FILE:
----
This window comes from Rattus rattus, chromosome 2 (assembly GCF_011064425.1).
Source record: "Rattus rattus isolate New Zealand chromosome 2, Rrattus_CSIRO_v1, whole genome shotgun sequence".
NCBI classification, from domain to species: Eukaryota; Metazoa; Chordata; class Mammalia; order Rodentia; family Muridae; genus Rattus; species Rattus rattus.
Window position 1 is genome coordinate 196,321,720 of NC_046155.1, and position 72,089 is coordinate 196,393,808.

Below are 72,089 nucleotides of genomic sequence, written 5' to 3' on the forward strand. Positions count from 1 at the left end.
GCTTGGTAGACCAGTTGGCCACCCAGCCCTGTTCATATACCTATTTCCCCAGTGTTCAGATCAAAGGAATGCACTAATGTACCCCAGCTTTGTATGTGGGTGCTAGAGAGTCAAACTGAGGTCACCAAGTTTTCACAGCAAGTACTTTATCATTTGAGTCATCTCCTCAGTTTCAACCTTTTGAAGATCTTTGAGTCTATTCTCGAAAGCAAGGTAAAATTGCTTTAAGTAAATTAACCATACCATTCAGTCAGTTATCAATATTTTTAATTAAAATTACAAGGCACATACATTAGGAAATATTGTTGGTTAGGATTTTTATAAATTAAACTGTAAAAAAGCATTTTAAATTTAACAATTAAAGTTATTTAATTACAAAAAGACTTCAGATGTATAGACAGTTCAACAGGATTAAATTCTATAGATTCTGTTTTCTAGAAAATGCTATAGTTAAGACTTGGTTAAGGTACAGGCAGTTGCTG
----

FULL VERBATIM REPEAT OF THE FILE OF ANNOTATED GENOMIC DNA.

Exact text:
This window comes from Rattus rattus, chromosome 2 (assembly GCF_011064425.1).
Source record: "Rattus rattus isolate New Zealand chromosome 2, Rrattus_CSIRO_v1, whole genome shotgun sequence".
NCBI classification, from domain to species: Eukaryota; Metazoa; Chordata; class Mammalia; order Rodentia; family Muridae; genus Rattus; species Rattus rattus.
Window position 1 is genome coordinate 196,321,720 of NC_046155.1, and position 72,089 is coordinate 196,393,808.

Below are 72,089 nucleotides of genomic sequence, written 5' to 3' on the forward strand. Positions count from 1 at the left end.
GCTTGGTAGACCAGTTGGCCACCCAGCCCTGTTCATATACCTATTTCCCCAGTGTTCAGATCAAAGGAATGCACTAATGTACCCCAGCTTTGTATGTGGGTGCTAGAGAGTCAAACTGAGGTCACCAAGTTTTCACAGCAAGTACTTTATCATTTGAGTCATCTCCTCAGTTTCAACCTTTTGAAGATCTTTGAGTCTATTCTCGAAAGCAAGGTAAAATTGCTTTAAGTAAATTAACCATACCATTCAGTCAGTTATCAATATTTTTAATTAAAATTACAAGGCACATACATTAGGAAATATTGTTGGTTAGGATTTTTATAAATTAAACTGTAAAAAAGCATTTTAAATTTAACAATTAAAGTTATTTAATTACAAAAAGACTTCAGATGTATAGACAGTTCAACAGGATTAAATTCTATAGATTCTGTTTTCTAGAAAATGCTATAGTTAAGACTTGGTTAAGGTACAGGCAGTTGCTG